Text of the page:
Monday, January 30, 2006

Noise Duration Just as Detrimental as Loudness

(CLICK TO ENLARGE) The D.C. law renders police powerless to do anything about the blaring amplifier pointed at the houses. Traffic noise hums as amplified speech blares from the corner of H and 8th Streets NE on Jan. 28. (Copyright © 2006. David Klavitter)

Many people, having read my “Quest for Quiet” blog, have taken a genuine interest in the noise issue at H and 8th Streets NE. For that, the residents in and around the 700 block of 8th Street are grateful. However, upon visiting the intersection and listening to the amplified speech for themselves, first-time visitors often conclude that the noise is not really “that loud.”

Loudness is only one factor. Duration of the noise also affects the neighborhood.

To understand what’s at issue for the neighborhood, try this: Take a steel pot and place it under your kitchen or bathroom sink. Turn the water on just enough so that a drop of water drips out every few seconds. Let this continue for four or more hours while you try to read, write, sleep or have a conversation. More than likely it will drive you bonkers.

One drop of water into a bucket may not be loud. But the continued dripping of water over an extended period of time can become annoying, distracting and aggravating—especially when one has no control over the sources of the noise. That’s what the neighborhood experiences each Saturday.

My example is supported by research from a publication from the U.S. Environmental Protection Agency (EPA). It’s titled, “Noise Effects Handbook: A Desk Reference to Health and Welfare Effects of Noise.” It was published by the EPA’s Office of the Scientific Assistant, Office of Noise Abatement and Control in October 1979 and revised July 1981. Here are a few key excerpts:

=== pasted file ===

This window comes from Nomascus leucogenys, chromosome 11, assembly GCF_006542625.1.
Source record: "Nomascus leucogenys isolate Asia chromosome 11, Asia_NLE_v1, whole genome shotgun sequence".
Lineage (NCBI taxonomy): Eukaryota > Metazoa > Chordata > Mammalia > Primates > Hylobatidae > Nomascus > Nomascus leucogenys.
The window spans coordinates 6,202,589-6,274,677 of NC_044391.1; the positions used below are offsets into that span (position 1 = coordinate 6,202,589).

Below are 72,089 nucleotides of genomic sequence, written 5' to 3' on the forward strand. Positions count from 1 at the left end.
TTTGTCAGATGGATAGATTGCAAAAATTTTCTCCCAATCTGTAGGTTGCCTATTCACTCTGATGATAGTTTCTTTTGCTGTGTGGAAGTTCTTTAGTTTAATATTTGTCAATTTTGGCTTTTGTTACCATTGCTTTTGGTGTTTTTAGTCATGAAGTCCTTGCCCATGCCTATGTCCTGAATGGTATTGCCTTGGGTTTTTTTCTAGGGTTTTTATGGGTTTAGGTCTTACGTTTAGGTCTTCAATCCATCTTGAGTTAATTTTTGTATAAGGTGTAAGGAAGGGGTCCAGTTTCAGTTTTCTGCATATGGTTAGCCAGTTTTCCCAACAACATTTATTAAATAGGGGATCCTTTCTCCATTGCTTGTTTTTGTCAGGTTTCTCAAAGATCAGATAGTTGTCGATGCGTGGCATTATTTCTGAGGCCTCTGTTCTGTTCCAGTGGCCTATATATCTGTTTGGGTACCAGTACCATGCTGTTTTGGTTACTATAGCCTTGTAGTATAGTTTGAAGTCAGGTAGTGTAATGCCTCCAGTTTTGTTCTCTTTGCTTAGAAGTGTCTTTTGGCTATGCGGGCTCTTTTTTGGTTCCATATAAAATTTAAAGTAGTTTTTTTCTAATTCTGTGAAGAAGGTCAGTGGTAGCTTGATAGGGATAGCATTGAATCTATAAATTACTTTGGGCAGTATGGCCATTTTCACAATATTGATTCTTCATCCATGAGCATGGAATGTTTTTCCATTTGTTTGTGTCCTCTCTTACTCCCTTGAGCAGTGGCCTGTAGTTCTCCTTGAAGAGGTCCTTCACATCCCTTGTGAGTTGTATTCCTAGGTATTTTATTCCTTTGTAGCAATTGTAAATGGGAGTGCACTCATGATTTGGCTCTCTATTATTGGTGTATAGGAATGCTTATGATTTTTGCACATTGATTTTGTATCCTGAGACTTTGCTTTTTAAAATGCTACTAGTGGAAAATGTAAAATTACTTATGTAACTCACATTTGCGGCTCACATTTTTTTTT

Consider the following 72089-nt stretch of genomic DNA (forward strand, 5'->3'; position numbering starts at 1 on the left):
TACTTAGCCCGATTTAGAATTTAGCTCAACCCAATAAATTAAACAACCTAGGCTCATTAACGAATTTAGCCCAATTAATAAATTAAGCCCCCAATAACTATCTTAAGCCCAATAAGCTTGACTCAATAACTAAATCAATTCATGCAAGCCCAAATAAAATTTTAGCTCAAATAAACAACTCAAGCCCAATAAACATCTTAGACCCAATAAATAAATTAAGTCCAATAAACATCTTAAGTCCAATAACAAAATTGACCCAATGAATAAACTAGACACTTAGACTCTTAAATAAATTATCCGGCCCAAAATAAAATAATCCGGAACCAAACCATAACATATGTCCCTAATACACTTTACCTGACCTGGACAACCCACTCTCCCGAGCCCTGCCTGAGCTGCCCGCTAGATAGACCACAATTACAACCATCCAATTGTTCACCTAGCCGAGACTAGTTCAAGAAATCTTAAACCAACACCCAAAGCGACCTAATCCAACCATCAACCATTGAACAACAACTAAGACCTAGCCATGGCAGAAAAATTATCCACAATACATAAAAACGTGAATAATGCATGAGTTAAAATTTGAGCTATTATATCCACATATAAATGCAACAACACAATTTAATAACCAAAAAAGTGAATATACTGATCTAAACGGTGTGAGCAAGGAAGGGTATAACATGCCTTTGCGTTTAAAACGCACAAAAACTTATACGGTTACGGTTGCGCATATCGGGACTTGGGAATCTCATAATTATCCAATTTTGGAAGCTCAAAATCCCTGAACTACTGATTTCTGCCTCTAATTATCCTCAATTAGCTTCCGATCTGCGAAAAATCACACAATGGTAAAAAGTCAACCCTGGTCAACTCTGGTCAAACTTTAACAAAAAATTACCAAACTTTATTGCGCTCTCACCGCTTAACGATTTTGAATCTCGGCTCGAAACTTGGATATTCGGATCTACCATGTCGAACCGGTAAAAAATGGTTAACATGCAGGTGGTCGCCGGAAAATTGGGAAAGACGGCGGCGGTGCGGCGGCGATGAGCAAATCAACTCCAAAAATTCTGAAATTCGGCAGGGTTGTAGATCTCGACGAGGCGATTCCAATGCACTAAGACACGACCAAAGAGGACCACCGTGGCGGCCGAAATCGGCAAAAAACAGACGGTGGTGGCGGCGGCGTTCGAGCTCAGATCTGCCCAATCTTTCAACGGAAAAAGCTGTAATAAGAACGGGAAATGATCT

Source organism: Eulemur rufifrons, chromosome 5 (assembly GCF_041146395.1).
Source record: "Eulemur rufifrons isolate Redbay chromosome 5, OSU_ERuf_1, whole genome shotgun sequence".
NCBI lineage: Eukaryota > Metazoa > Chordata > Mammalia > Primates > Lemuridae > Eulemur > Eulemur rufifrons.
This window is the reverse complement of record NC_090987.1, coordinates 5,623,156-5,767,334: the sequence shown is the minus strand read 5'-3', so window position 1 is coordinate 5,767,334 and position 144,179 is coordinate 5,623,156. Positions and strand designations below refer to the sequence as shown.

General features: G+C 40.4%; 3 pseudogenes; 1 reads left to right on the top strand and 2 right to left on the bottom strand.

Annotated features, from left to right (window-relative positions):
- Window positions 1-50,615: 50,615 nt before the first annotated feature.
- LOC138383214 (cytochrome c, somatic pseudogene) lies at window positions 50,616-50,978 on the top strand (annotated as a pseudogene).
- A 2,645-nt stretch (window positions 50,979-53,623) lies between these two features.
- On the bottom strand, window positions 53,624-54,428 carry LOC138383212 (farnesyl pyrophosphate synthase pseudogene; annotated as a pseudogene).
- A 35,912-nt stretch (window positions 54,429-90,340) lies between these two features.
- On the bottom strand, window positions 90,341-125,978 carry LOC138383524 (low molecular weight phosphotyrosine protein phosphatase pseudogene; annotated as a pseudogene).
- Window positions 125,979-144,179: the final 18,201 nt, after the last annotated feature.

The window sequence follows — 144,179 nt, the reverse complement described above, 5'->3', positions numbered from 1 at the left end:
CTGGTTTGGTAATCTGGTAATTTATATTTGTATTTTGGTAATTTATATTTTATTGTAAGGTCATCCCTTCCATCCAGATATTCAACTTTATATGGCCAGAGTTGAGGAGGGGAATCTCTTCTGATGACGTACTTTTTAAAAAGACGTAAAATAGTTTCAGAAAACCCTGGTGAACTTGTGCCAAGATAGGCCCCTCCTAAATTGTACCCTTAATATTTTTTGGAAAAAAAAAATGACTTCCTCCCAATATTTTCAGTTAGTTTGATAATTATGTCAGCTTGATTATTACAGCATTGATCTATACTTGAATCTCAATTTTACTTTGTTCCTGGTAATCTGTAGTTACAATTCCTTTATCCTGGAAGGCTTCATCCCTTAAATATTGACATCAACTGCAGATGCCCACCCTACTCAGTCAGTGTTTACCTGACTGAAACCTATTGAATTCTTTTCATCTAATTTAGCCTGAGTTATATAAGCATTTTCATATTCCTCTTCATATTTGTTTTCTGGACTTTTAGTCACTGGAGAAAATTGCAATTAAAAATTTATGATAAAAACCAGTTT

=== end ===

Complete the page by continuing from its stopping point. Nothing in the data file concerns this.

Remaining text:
What physical qualities of noise affect a person's subjective response?

The physical attributes of noise that can affect an individual's subjective response include: apparent loudness or intensity, spectral shape, presence of discrete frequency components, abruptness or impulsiveness, intermittency, duration, and temporal variations.

Besides the physical attributes of the noise itself, what other aspects of the exposure situation affect the individual's response?

Among the factors that affect an individual's response to noise are contextual factors such as: the time of day, the activity interfered with, the ability to control the source, and the information content of the noise. Response may also be affected by personal factors such as previous experience with noise exposure or socio-economic and educational status.

To what degree does noise cause neighborhood dissatisfaction?

The HUD Annual Housing Survey (1975, 1976) indicates that noise is the most frequently cited undesirable neighborhood condition, surprisingly ranking higher than crime. Noise is often given as the reason for residents wanting to move from their neighborhoods.


Anonymous Alan Kimber said...

You make an excellent point. Aside from the sheer volume (both at the corner and into the neighborhood), the duration and ceaselessness must be mind-numbing for those within the extended earshot. Although I'm lucky enough to live over on Parker Street, far enough away that I don't hear the commotion, I completely simpathize with your cause--and certainly wouldn't want to have to listen to the ranting non-stop.

5:38 PM  
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5:21 PM  

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